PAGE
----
CHARACTER EDUCATION ACROSS THE CURRICULUM
AMERICAN FREEDOMS COMPACT PROGRAM
Student's Name________________________________ School________________________ Grade _Fifth
CHARACTER ATTRIBUTE: HELPFUL, KIND and FRIENDLY
Democratic Principle No. 7: Each individual has a responsibility to the group as well as to the total society.
Students' Concept of the Principle: We believe that among our responsibilities are those of being helpful, kind and friendly to others both in word and in deed.
MY FREEDOMS COMPACT GOALS:
1. Take suggestions from my parents and family members for improving
my behavior without getting angry or sulking.
MY FREEDOMS COMPACT ACCOMPLISHMENTS:
1. This is a hard goal to completely accomplish but I'm improving,
according to my mother.
(Helpful, Kind and Friendly)
An act of kind, helpful friendliness brought about the writing of our national anthem, The Star Spangled Banner. The United States was at war with Great Britain in the War of 1812. the Revolutionary War had previously been won but the British continued to harass the Colonists by land and by sea.
During the day of September 13, 1814, the British took a number of prisoners in Baltimore whom they suspected of being spies. One of these was Dr. William Beans, an aged medical doctor who was a refugee from England and whom the British regarded as a spy.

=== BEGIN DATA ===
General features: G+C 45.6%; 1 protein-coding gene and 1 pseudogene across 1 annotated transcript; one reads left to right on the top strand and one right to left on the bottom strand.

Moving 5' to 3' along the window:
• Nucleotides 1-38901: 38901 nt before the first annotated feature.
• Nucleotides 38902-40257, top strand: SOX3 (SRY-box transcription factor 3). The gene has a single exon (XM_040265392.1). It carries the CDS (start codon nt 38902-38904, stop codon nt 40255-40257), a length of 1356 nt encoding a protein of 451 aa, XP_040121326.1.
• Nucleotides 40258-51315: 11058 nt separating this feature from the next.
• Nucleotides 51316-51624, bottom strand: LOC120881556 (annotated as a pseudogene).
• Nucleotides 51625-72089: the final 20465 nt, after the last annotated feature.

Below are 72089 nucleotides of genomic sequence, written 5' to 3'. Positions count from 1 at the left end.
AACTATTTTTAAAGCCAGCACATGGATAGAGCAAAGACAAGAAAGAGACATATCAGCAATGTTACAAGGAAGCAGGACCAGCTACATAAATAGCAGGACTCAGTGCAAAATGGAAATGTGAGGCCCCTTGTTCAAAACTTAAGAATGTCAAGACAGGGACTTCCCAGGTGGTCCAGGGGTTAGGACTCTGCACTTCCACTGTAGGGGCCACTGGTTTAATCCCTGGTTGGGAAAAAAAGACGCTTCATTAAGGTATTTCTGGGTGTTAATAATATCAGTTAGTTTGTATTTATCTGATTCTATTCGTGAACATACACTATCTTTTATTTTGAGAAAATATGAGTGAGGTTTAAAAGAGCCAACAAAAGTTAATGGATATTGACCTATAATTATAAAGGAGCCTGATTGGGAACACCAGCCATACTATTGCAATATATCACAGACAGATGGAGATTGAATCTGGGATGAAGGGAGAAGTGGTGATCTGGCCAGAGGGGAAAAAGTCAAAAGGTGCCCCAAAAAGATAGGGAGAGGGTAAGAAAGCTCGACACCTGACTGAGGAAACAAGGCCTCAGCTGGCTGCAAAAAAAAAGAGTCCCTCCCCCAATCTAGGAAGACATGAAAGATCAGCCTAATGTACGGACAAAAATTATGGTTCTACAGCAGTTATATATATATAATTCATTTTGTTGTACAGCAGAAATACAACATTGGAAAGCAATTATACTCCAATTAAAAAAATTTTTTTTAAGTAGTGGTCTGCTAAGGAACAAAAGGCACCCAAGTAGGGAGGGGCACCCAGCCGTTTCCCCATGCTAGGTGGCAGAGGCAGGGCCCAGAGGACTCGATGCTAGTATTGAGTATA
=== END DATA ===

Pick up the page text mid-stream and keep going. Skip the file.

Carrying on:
One of Dr. Bean's acquaintances was a young lawyer by the name of Francis Scott Key, a kind, friendly man who knew that Dr. Beans was not a spy and who was willing to risk his life to have the doctor released and returned home. By this time the doctor was aboard a British war ship anchored in the waters of the Chesapeake Bay.
Mr. Key managed to get to the British navel officers and convinced them that Dr. Beans was not a spy and should be released. It was then late in the evening and the British allowed the doctor and Mr. Beans to remain on a Flagship until morning before returning to Baltimore. All night shells from British ships on the near shore bombarded America's Fort McHenry on the bay.
Neither Dr. Beans nor Mr. Key slept very well that night. In the early morning hours Dr. Beans looked through a porthole in the ship to see if the American flag was still flying over Fort McHenry. The British had hurried him out of his office so rapidly the day before that he left his glasses on his desk. Not being able to see very well and so anxious to know whether Fort McHenry was still in our American possession, he got Mr. Key to stand on a chair to peer out and see if the flag was still there.
"Is it there, it it still there?" queried the doctor.
"Yes it is!" replied Mr. Key who then sat down and wrote the words of the "Star Spangled Banner" on an envelope he took from his pocket. Soon he put the words to the tune of an old British folk song by an English song writer, John Stafford Smith.
The song soon became popular. On March 3, 1931, it officially became our national anthem in a bill signed by President Herbert Hoover.
Without Francis Scott Key's helpful, kind and friendly act with Dr. Beans, Americans would never have had the "Star Spangled Banner" as our national anthem.